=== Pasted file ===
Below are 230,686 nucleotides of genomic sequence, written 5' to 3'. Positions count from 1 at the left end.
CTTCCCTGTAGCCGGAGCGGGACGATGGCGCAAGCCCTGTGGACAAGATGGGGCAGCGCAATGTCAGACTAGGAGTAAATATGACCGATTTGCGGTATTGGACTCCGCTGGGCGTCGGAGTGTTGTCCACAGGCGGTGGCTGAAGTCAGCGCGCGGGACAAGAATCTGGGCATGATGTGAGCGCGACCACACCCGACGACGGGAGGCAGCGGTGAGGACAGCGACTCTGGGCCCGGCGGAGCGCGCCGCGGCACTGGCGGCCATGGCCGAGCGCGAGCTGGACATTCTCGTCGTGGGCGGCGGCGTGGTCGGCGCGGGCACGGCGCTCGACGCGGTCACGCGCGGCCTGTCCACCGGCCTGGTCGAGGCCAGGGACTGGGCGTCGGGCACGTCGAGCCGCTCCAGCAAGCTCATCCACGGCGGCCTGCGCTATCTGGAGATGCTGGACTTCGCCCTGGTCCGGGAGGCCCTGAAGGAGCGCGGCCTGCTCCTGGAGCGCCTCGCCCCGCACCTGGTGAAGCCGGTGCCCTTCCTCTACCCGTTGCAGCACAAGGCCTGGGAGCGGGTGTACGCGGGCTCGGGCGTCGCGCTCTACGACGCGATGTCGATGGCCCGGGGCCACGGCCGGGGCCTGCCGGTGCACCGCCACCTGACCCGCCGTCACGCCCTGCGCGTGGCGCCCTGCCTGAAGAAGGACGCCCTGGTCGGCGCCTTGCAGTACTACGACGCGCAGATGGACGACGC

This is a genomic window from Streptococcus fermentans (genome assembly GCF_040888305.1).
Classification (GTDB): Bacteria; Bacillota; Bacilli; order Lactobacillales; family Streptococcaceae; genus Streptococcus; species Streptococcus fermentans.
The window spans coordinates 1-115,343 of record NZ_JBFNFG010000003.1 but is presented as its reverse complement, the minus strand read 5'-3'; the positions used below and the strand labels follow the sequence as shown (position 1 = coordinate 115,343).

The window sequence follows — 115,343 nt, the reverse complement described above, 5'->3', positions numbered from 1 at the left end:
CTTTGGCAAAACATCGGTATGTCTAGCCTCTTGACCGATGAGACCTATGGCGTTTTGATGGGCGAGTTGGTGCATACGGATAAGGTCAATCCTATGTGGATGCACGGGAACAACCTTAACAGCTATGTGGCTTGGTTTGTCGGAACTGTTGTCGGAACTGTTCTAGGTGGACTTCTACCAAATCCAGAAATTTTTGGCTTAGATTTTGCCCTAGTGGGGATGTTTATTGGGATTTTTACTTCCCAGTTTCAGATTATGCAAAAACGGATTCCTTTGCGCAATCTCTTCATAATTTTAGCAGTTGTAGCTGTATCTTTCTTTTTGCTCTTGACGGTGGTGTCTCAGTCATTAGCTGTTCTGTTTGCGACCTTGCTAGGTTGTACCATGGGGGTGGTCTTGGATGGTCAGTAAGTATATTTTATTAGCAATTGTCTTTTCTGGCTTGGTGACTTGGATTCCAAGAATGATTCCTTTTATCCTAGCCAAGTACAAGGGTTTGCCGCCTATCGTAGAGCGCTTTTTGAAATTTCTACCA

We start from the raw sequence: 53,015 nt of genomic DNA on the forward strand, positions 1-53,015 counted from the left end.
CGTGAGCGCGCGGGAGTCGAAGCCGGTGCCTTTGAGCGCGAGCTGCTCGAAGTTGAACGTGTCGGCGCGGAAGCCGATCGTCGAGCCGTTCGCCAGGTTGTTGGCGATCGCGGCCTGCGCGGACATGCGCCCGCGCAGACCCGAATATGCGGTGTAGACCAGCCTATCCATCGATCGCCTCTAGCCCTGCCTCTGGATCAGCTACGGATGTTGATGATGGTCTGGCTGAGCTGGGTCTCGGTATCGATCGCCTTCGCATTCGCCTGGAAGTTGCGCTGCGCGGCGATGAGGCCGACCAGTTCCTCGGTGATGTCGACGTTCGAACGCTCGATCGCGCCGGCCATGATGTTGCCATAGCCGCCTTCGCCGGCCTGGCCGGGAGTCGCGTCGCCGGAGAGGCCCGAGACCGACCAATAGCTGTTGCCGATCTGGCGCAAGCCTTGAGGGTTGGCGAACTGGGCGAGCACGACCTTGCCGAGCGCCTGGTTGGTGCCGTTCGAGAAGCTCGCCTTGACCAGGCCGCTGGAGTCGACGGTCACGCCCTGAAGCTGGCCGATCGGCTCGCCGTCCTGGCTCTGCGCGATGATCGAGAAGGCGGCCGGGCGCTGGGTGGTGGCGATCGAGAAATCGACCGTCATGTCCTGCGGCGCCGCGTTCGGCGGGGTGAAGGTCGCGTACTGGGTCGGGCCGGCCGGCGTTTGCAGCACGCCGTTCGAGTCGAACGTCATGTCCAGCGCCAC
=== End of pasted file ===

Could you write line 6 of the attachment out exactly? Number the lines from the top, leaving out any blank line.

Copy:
The window sequence follows — 115,343 nt, the reverse complement described above, 5'->3', positions numbered from 1 at the left end: